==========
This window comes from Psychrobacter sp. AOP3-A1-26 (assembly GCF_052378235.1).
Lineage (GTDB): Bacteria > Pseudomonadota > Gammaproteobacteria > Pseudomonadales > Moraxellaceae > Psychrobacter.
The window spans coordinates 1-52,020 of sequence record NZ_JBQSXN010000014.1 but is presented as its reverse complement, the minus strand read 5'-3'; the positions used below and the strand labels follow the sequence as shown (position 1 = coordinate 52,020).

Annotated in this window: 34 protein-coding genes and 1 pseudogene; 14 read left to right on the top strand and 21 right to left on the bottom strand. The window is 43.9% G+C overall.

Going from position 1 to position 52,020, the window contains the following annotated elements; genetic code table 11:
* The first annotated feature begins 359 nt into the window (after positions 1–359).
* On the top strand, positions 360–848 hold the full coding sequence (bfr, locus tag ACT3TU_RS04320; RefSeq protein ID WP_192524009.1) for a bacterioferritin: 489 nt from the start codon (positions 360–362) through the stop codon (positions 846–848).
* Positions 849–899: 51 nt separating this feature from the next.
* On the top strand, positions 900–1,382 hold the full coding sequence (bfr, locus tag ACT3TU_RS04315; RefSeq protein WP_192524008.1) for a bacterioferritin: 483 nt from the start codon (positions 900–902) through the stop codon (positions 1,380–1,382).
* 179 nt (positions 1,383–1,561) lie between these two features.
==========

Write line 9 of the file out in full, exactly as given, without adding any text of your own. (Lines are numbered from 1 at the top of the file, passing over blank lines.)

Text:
* On the top strand, positions 900–1,382 hold the full coding sequence (bfr, locus tag ACT3TU_RS04315; RefSeq protein WP_192524008.1) for a bacterioferritin: 483 nt from the start codon (positions 900–902) through the stop codon (positions 1,380–1,382).